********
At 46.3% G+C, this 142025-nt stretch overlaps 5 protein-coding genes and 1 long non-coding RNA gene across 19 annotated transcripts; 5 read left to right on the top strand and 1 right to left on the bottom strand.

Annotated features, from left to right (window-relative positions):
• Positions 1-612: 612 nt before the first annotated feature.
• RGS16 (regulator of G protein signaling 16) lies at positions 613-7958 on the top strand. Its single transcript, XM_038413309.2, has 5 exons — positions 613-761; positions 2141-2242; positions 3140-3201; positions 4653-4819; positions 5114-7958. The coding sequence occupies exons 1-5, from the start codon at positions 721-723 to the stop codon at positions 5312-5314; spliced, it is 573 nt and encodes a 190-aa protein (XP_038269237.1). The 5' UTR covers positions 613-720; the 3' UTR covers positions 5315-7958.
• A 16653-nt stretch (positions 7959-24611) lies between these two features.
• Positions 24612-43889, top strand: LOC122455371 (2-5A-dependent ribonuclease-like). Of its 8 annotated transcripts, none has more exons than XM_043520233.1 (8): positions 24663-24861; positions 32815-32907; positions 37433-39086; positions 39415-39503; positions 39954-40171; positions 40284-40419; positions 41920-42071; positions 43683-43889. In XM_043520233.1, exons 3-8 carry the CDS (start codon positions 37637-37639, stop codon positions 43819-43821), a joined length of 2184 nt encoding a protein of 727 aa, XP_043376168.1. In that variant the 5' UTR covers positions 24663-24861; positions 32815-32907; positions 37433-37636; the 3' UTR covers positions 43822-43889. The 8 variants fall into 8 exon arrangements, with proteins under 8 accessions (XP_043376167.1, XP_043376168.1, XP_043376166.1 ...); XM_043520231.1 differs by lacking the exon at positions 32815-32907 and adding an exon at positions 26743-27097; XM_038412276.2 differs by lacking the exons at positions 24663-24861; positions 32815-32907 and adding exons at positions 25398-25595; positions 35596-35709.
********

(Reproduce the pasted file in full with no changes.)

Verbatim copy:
At 46.3% G+C, this 142025-nt stretch overlaps 5 protein-coding genes and 1 long non-coding RNA gene across 19 annotated transcripts; 5 read left to right on the top strand and 1 right to left on the bottom strand.

Annotated features, from left to right (window-relative positions):
• Positions 1-612: 612 nt before the first annotated feature.
• RGS16 (regulator of G protein signaling 16) lies at positions 613-7958 on the top strand. Its single transcript, XM_038413309.2, has 5 exons — positions 613-761; positions 2141-2242; positions 3140-3201; positions 4653-4819; positions 5114-7958. The coding sequence occupies exons 1-5, from the start codon at positions 721-723 to the stop codon at positions 5312-5314; spliced, it is 573 nt and encodes a 190-aa protein (XP_038269237.1). The 5' UTR covers positions 613-720; the 3' UTR covers positions 5315-7958.
• A 16653-nt stretch (positions 7959-24611) lies between these two features.
• Positions 24612-43889, top strand: LOC122455371 (2-5A-dependent ribonuclease-like). Of its 8 annotated transcripts, none has more exons than XM_043520233.1 (8): positions 24663-24861; positions 32815-32907; positions 37433-39086; positions 39415-39503; positions 39954-40171; positions 40284-40419; positions 41920-42071; positions 43683-43889. In XM_043520233.1, exons 3-8 carry the CDS (start codon positions 37637-37639, stop codon positions 43819-43821), a joined length of 2184 nt encoding a protein of 727 aa, XP_043376168.1. In that variant the 5' UTR covers positions 24663-24861; positions 32815-32907; positions 37433-37636; the 3' UTR covers positions 43822-43889. The 8 variants fall into 8 exon arrangements, with proteins under 8 accessions (XP_043376167.1, XP_043376168.1, XP_043376166.1 ...); XM_043520231.1 differs by lacking the exon at positions 32815-32907 and adding an exon at positions 26743-27097; XM_038412276.2 differs by lacking the exons at positions 24663-24861; positions 32815-32907 and adding exons at positions 25398-25595; positions 35596-35709.